“It’s one of those situations where we are equals; it’s definitely a co- thing,” said Sherwin.

The music they will be working through with the ad hoc festival chorus is a mix of mostly four-part arranged songs, which may be previewed and ordered in advance of the festival. First Church has ordered a few extra packets, as well.

“Certainly, it would be ideal if people have the music when they arrive … but if somebody is dying to be a part of this, we’re not going to turn them away – they just might have to share music with somebody,” said Sherwin.

That music includes uplifting pieces such as an arrangement of the famous gospel song “The Storm is Passing Over”; a setting of Langston Hughes’ “I Dream a World” poem; and a piece Sherwin said serves as the festival’s central work. Titled “Nia,” which means “purpose” and is one of the principles of Kwanzaa, it addresses “why we were born — to help the underprivileged, to make a difference.” All the songs are in English, although “Mungu Ni Mwema with God Is So Good” mixes in a little Swahili.

“What people need to know is that we’re going to create an uplifting experience for them,” said Sherwin. “This is not going to be one of those festivals where you have a conductor who’s thinking ‘perfection’ and trying to suck the fun out of it. We’re going to get the best we can, and I believe that this music will sing itself, because its message is so strong.”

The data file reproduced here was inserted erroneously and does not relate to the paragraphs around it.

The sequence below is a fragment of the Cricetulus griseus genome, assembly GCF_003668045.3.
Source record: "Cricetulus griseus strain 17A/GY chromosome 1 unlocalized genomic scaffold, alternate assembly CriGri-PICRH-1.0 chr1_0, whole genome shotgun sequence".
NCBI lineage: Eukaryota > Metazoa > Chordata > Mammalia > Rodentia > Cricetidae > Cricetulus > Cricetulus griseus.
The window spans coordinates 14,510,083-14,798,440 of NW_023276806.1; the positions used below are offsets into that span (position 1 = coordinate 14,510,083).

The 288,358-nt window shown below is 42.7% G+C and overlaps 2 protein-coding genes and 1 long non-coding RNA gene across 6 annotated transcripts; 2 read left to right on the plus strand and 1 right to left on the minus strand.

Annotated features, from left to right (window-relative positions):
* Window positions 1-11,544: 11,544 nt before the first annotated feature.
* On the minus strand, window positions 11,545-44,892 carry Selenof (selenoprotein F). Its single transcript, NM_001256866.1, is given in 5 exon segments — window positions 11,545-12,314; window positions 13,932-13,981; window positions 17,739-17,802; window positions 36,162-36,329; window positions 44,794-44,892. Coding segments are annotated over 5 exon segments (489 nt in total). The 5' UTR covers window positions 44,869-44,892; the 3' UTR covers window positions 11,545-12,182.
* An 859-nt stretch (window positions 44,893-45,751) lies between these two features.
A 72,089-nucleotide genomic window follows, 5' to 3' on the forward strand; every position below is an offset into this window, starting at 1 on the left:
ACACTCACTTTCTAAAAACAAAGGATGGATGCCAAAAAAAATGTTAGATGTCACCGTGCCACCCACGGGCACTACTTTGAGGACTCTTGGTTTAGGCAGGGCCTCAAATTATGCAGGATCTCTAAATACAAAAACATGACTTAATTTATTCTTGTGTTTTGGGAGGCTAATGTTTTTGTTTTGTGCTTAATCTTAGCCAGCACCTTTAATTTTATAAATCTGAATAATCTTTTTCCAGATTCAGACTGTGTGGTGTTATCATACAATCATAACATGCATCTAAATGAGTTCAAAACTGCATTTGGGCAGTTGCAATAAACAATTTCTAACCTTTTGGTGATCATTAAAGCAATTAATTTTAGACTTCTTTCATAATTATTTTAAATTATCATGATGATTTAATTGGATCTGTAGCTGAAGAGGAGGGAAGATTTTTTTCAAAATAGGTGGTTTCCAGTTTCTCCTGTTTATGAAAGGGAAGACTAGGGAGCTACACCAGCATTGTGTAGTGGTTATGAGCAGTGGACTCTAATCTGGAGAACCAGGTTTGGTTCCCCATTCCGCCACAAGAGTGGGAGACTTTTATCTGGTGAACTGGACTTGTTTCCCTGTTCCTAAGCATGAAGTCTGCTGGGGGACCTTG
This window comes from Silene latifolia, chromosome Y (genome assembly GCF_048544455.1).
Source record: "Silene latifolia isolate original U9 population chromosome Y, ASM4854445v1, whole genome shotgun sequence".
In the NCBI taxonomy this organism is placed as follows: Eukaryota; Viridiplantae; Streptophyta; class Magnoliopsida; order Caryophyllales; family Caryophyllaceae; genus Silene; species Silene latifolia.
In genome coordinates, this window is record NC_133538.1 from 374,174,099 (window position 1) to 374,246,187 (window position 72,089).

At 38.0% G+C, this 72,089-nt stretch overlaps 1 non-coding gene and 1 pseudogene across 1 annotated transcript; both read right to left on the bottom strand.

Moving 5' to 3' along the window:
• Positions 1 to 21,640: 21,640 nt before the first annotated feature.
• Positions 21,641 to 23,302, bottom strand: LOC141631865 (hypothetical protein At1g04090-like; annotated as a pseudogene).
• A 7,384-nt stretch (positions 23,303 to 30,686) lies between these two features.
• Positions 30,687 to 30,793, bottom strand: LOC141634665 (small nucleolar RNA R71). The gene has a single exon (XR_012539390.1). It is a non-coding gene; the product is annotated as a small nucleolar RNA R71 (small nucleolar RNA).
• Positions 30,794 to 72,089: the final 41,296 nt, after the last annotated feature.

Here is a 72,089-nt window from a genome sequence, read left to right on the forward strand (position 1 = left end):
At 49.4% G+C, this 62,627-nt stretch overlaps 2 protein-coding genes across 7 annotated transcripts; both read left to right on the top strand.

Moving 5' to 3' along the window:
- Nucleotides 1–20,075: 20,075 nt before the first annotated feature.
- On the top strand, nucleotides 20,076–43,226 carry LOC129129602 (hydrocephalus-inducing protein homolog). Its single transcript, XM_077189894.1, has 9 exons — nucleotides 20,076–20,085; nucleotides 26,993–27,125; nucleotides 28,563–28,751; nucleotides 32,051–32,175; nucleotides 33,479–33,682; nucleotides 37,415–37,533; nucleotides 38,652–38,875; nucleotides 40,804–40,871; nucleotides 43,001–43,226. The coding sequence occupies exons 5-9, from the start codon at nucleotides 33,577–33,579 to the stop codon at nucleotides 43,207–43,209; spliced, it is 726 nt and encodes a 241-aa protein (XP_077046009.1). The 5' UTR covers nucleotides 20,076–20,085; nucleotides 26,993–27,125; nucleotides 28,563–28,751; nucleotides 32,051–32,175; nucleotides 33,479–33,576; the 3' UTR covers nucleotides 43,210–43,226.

The First Church in Belfast Choral Festival: Songs of Peace for Our Times also is not like the All-State or District student festivals, although similar in structure. In the school festivals, participants are auditioned and come prepared “and you know exactly what you’re getting,” said Sherwin.

“I think there’ll be a mix of how well people are prepared and how much they know and don’t,” he said.

“The goal for something somewhat unique like this is to make sure to make it so we can teach those who need it as quickly as possible. Those who might be more prepared will be able to help the people sitting beside them and after a weekend together, we’ll have a great product,” he said.

While Sherwin and McQuarrie are conducting as “hired guns” — “I have a passion for this, which is why they’re bringing me in to do it,” Sherwin said — they are quick to say that the Belfast Choral Festival exists because of Krueger’s vision.

“I wouldn’t be coming to Belfast if Joel hadn’t picked up the phone and called me at UMass to say, what do you think of this,” Sherwin said.

Krueger said he hopes the Belfast Choral Festival will bring many voices together, across generations, “to breathe together, to express a message of Purpose and Peace together, to sing and be in harmony with one another, and to just know the joy that all of this can bring to each of us.”

Midcoast singers thinking of joining the fest can register at The public is encouraged to enjoy the results Sunday afternoon at the free concert.

“To be the blessed community with one another — those who come to sing, along with those who come to listen. That’s my hope for the choral festival,” said Krueger.

Comments (0)
If you wish to comment, please login.

Staff Profile

Dagney C. Ernest
A&E editor for Courier Publications, LLC
(207) 594-4401/4407, ext. 115
Email Me

Dagney has been providing Courier coverage of the local arts scene since 1985 and has helmed the multi-paper A&E section since it debuted in 2003. She has been a local performing artist, community and professional for more than 30 years; and spent a decade writing, producing and announcing on-air for several Midcoast radio stations. When not in the NewsNest, Dagney likes to be in motion.

Recent Stories by Dagney C. Ernest